A high school in Atlanta is including raising trout as part of their curriculum for science classes to give students a hands-on learning experience. This not only allows them to see in real life the processes that they read about in textbooks, such as photosynthesis and the nitrogen cycle, it also offers students a deeper connection to nature which will hopefully lead to more conservation efforts.
Read on for how the students are involved:
“It’s put experience and learning on the map,” said Barker. “We have between 200 and 250 fish eggs that we feed, raise and get acclimated to cold water, all in a safe environment with oxygenated water. Doing that helps explain topics like nitrogen cycle and photosynthesis. In fact, we are now on the chapter about evolution, and they’ve seen what natural selection means. Some of the bigger fish go for the food, and in the last few weeks, we’ve had about a dozen of the smaller ones die off. Those are just a few of the biology lessons students are seeing in real life.”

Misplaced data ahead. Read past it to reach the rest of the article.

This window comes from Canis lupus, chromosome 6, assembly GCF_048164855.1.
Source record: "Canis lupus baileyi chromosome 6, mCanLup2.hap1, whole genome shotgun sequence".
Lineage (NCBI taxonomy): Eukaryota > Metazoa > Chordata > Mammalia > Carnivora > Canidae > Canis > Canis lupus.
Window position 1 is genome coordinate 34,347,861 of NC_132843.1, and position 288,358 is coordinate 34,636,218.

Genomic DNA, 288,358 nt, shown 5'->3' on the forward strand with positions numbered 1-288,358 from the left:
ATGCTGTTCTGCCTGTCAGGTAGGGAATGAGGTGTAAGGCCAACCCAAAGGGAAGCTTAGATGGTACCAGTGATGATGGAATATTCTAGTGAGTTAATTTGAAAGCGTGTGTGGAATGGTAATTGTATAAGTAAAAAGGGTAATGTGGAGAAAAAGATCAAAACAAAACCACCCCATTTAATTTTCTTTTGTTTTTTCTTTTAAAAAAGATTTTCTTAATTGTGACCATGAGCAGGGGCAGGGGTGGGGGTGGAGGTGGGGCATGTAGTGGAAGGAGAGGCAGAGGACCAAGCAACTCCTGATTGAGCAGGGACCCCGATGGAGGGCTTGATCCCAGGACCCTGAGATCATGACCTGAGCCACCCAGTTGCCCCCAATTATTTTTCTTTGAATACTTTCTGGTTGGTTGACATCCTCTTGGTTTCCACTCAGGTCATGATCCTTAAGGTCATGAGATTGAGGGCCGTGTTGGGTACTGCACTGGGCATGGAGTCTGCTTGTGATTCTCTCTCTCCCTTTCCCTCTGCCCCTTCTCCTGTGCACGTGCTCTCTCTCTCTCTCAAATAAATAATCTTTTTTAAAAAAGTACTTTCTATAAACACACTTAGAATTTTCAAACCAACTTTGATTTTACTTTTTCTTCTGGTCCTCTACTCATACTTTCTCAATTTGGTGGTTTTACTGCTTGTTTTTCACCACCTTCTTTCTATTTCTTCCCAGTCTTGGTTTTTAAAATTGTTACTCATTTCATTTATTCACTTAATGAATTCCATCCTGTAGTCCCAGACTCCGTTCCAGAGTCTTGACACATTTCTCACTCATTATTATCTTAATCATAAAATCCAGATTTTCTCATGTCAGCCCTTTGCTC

“The students are heavily involved in the process,” said Barker. “As the trout get older, it’s get harder. The water needs to be changed more often and treated for the nitrates to get any ammonia out and nutrients in.”
Students participating in the program are excited about it, Byrd said. “They really enjoy that it’s hands-on. They learn about chemistry by testing the water and the balance of ammonia and sulfites. They learn about conservation and the cycle of life. And at Cristo Rey, a city school, I don’t think there are many kids who spend much time in the woods, so we’re teaching the next generation to respect the environment. And maybe a few will become fly fishers when they grow up.”